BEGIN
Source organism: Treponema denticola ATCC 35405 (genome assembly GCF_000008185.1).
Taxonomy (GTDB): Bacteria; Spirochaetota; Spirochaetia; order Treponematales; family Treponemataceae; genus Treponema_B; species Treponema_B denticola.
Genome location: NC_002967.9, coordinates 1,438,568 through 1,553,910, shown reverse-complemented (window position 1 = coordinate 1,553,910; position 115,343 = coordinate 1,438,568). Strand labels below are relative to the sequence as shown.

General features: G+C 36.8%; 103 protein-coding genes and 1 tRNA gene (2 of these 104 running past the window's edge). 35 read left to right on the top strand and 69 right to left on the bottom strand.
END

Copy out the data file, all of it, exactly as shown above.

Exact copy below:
Source organism: Treponema denticola ATCC 35405 (genome assembly GCF_000008185.1).
Taxonomy (GTDB): Bacteria; Spirochaetota; Spirochaetia; order Treponematales; family Treponemataceae; genus Treponema_B; species Treponema_B denticola.
Genome location: NC_002967.9, coordinates 1,438,568 through 1,553,910, shown reverse-complemented (window position 1 = coordinate 1,553,910; position 115,343 = coordinate 1,438,568). Strand labels below are relative to the sequence as shown.

General features: G+C 36.8%; 103 protein-coding genes and 1 tRNA gene (2 of these 104 running past the window's edge). 35 read left to right on the top strand and 69 right to left on the bottom strand.